One shot made all the difference for Matt McLean, who finally qualified as a professional golfer this year.
The former Timaru man just missed out qualifying as a pro last year by being over by one shot.
This year his steadfast determination saw him qualify one shot under and he is currently ranked ninth in New Zealand.
It has been a long road. The 26-year-old started playing golf with his dad Don and grandfather David Marshall at the now defunct St Andrews Golf Club when he was 13.
“I would play twilight golf and would play on Saturdays,” he said.
“I had junior coaching when I was 7 but I didn’t enjoy it. I only got back into it at [Timaru Boys’] High School.”
His dedication was apparent early on. While his dad would be finishing up a beer in the clubhouse after Saturday golf, McLean would be busy working on his swing, hitting 50 balls back and forth between two greens in front of the clubhouse.
From there he joined Aorangi’s junior school with pro Matt Davies.
He went off to Lincoln University in 2014 to get his degree in sports and recreation management on a Canterbury Golf scholarship.
He had a false start in his first year, as he tore his AC ligament in his knee so was unable to play.
By his own admission he did not start “getting good” until his early 20s.
“In my second year I moved into Christchurch and started playing at Harewood and got involved with the club and getting coached by the head pro there, Craig Mitchell.”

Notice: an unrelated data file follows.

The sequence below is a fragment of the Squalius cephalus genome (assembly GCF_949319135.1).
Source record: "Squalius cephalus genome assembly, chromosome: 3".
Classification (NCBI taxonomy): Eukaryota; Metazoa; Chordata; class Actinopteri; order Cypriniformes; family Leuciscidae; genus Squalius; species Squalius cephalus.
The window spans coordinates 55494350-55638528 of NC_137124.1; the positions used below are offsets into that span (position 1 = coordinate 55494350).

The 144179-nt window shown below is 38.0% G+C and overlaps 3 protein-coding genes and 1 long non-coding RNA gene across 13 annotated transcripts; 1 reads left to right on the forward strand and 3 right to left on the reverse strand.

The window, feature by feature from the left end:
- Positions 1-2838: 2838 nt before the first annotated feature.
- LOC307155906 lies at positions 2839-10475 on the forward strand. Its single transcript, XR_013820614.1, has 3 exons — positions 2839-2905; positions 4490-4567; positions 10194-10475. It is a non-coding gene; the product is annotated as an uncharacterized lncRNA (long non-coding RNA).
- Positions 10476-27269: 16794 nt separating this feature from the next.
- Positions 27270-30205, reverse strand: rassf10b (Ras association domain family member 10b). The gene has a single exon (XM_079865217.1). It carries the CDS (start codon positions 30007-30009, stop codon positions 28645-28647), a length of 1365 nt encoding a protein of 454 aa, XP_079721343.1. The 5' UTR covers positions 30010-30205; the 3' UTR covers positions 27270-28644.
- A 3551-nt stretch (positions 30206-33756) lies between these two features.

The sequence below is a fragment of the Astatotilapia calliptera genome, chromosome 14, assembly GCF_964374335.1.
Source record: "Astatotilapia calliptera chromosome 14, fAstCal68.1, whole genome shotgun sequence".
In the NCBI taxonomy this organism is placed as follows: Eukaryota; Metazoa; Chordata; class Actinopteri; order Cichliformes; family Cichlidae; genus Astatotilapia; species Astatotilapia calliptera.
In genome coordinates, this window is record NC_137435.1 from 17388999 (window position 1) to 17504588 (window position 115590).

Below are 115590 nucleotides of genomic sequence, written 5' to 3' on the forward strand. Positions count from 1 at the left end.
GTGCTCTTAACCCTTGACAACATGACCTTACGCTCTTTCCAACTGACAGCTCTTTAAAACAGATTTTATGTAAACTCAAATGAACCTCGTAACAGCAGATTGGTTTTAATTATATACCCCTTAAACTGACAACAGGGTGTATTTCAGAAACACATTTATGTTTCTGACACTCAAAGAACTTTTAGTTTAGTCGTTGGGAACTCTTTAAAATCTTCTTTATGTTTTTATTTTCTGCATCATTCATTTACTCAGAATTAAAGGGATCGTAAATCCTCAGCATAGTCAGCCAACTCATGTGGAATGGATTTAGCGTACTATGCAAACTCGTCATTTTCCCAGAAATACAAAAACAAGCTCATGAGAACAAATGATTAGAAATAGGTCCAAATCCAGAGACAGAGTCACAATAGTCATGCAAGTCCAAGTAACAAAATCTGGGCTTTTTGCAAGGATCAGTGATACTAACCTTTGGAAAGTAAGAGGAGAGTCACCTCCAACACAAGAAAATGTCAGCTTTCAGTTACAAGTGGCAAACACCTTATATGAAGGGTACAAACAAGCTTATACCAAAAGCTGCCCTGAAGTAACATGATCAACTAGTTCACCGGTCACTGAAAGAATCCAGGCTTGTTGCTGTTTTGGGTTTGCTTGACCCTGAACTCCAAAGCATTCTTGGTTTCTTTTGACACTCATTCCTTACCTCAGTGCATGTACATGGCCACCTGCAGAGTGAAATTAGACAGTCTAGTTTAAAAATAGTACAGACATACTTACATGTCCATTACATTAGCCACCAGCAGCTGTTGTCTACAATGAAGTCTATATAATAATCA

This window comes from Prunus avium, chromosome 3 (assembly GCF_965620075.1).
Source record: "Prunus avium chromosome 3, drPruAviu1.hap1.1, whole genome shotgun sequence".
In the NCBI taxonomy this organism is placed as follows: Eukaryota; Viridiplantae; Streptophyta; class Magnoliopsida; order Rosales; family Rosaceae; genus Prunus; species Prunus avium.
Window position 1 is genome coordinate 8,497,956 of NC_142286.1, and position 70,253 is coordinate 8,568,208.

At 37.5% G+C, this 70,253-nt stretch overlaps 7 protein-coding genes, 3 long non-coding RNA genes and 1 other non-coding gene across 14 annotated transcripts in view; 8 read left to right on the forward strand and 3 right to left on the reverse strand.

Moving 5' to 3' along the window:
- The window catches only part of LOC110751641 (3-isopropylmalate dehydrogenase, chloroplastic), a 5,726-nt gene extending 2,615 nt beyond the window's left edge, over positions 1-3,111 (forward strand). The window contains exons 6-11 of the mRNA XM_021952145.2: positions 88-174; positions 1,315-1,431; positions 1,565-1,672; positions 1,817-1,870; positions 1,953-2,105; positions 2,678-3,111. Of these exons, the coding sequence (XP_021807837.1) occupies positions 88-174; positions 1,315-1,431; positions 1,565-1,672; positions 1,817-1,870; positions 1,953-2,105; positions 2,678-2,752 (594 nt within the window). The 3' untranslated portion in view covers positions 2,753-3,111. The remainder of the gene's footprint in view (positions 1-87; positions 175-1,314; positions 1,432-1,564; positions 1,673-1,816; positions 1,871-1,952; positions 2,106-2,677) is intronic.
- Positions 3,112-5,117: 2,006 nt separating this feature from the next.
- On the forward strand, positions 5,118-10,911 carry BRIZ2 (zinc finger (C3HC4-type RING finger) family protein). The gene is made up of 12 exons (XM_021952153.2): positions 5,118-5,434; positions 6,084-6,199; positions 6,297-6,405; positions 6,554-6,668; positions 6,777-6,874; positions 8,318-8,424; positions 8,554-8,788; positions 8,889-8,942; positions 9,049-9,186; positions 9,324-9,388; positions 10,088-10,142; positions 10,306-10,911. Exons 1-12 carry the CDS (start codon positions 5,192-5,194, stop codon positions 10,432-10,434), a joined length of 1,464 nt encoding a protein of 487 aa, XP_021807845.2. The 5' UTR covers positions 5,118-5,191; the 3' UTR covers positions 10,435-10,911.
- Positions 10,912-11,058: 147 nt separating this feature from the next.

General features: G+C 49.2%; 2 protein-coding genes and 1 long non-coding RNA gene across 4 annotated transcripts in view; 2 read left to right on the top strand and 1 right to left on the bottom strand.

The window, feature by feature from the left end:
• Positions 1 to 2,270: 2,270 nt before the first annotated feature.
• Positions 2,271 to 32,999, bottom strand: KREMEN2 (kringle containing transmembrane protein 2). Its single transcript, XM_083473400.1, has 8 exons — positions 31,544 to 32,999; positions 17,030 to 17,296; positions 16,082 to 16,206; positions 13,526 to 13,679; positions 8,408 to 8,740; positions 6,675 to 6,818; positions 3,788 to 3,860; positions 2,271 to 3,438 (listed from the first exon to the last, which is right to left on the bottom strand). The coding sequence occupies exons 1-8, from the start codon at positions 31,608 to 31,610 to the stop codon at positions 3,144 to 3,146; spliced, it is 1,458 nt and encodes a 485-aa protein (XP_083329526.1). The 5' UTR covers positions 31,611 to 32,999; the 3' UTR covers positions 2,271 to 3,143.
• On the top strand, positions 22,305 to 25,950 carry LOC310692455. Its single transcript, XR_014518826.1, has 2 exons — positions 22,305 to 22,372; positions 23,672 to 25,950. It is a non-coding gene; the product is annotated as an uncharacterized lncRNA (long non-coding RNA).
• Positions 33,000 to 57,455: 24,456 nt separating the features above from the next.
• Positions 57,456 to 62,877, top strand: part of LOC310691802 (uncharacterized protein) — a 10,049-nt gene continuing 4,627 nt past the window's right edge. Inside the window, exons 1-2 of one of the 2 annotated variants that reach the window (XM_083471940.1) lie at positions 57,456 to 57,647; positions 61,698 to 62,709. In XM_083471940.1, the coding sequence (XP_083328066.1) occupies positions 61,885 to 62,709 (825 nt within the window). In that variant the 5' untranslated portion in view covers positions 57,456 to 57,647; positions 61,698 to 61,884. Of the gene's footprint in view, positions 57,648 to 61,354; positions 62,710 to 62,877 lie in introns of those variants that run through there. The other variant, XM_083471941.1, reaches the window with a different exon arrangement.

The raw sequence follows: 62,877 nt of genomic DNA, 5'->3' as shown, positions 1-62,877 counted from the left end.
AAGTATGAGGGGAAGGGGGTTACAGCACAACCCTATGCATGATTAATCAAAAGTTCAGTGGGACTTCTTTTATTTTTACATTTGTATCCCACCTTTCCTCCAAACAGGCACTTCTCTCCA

He made the Canterbury team in 2016 and played in the nationals.
In 2017, after completing his degree, he was picked up by the national high performance squad.
That led to travel all around the world playing tournaments.
As well as getting financial support from his parents, to help fund his sport he started working at Harewood.
“In 2019 Harewood had a fundraiser for me and raised $20,000 so I could go to America for two months and play all the tournaments there. I went with Kerry Mountcastle from Wellington.
“That money helped so much.
“I couldn’t have gone overseas without the support of the Harewood Golf Club.
“In America I actually really struggled. The golf wasn’t great and I came back burnt out.”
However, the amateur got his head back in the game and decided to turn pro.
Then Covid-19 hit.
“In 2020 I couldn’t play as there weren’t any tournaments.”
He fired up his bid again last year.
His determination was tested that January when, at the New Zealand Qualifying School in Auckland, he missed out on qualifying as a pro by one shot, even though he finished 6-under-par.
In April he gave it another shot at the Australasia qualifying school.
“I had been playing 14-under-par for the week and just missed out by one shot again.
“This year at the qualifying school in January I managed to get in by one shot. I was pretty happy but everyone else was more excited than me.”
He had also been looking forward to playing at the New Zealand Open again but the event has been cancelled.
“It would have been nice to play for a pay cheque. As an amateur you play for gift vouchers and a high five.”
At the Martinborough Pro Am he secured his spot as a pro next year, winning first place in a three-way tie.
“Having a win gave me an exemption, otherwise you have to stay in the top 25 order of merit or else you have to re-qualify.”
Not that he has anything to worry about – he is No 9 in the order of merit of New Zealand.
For now he was going to see how he went in the next few months, and he planned to head overseas in winter to play tournaments if he made enough money.
Meanwhile, he has come full circle and is now coaching the future of golf, young players from aged 5 to 10 for Canterbury Golf.
“I am coaching the sessions that I hated as a kid so I am trying to make sure that they enjoy it more than I did.”